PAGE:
When I followed the directions using the small triangles, I created the visuals displayed below. As on can see, the area of the square along *Leg A* is A², or two small triangles, and the area of the square along *Leg B *is B², or two small triangles. This relates to the area of the square along the hypotenuse, because the area of that square is C², or four small triangles.

Even when I changed the size of the triangle in the center, all of the images clearly demonstrate that A² + B² = C². Therefore, students should be able to make a connection that the larger square will always have twice as many triangles as the smaller squares. Or, in other words, the sum of the two smaller squares is equal to the larger square. For example:

Small Triangle: A² (two triangles) + B² (two triangles) = C² (four triangles)

Medium Triangle: A² (two triangles) + B² (two triangles) = C² (four triangles or eight small triangles)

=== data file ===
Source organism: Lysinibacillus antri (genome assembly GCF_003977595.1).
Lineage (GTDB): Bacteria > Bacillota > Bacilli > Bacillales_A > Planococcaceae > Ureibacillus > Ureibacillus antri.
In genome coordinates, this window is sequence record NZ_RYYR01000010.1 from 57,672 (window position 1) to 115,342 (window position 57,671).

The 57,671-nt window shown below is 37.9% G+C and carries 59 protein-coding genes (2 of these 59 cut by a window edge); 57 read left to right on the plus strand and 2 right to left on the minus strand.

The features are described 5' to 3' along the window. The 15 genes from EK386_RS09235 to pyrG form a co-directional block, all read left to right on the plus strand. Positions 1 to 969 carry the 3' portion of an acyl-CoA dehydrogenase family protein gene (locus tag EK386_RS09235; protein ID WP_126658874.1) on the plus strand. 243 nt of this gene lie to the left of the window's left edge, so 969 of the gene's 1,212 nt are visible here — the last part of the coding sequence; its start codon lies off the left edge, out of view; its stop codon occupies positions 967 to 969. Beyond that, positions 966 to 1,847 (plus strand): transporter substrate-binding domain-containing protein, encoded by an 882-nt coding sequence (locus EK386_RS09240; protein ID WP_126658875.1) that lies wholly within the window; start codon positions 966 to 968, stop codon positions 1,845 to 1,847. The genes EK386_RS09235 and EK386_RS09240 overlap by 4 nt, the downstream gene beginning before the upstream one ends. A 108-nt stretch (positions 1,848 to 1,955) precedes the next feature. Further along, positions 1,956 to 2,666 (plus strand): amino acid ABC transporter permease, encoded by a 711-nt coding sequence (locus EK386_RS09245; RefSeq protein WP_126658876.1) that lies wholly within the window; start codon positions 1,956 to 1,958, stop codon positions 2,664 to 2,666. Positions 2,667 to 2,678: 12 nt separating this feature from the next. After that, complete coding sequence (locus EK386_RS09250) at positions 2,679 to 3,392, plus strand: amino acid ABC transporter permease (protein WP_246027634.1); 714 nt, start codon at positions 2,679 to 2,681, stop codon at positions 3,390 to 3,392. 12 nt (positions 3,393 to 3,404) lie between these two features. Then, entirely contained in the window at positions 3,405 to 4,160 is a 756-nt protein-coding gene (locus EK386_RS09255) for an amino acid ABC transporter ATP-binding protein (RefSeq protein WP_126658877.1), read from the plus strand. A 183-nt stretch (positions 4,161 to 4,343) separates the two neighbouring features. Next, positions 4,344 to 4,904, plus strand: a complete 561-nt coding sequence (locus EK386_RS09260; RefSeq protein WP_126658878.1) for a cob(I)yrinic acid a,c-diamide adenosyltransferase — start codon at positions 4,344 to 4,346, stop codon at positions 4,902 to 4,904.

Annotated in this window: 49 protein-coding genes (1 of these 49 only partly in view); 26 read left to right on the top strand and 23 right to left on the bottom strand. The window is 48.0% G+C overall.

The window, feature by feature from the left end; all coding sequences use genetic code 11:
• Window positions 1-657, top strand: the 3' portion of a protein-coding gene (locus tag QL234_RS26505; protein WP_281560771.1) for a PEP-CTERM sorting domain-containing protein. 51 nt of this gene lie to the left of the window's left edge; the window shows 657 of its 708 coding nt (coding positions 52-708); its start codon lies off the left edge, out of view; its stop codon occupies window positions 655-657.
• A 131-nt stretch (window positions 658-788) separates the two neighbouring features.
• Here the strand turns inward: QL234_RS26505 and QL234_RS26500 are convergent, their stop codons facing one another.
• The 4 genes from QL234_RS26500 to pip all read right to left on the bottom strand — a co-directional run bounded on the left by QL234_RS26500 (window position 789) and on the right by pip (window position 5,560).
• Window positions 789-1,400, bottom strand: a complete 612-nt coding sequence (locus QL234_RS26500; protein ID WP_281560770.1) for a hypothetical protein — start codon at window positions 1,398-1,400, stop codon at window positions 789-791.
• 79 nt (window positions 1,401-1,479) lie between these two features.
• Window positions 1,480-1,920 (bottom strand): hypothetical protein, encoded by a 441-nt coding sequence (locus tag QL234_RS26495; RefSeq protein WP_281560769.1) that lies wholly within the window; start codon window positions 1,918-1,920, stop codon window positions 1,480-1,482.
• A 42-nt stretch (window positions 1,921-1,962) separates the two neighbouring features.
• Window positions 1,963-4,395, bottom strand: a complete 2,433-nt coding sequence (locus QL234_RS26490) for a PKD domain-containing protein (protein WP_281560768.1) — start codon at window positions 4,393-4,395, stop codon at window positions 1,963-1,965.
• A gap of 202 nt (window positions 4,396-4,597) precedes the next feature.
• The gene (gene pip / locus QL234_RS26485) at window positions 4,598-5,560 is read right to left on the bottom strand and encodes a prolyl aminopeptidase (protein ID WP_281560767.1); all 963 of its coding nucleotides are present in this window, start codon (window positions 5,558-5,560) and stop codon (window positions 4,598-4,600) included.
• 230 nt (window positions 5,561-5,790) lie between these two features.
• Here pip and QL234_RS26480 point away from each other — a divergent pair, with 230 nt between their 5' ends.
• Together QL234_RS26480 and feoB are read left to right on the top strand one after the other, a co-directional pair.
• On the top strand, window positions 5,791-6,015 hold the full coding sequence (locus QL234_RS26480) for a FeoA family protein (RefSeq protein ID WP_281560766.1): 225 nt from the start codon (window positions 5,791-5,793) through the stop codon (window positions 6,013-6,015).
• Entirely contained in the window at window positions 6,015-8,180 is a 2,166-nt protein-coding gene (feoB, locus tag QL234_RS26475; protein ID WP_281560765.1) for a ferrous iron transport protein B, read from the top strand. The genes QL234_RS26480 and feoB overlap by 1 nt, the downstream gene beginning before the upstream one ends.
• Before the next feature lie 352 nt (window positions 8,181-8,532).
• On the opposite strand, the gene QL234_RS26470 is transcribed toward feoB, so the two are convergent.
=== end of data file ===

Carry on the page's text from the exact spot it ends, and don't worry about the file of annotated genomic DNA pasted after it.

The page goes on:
Larger Triangle: A² (two triangles) + B² (two triangles) = C² (four triangles)

This activity would be a good introduction to square roots and rational numbers because the lesson could be extended to have students find the value of the missing side (hypotenuse). As a result, they would become familiar with triangles that have legs that are rational (the small & large triangle), and diagonals that are irrational, requiring them to find the square root and un-square the radical. Since my students aren’t taught the Pythagorean Theorem in the 6th grade, if I were to present this lesson to my students, I wouldn’t change a thing. I think it’s a great hands-on, introductory activity for students to learn about the theorem.

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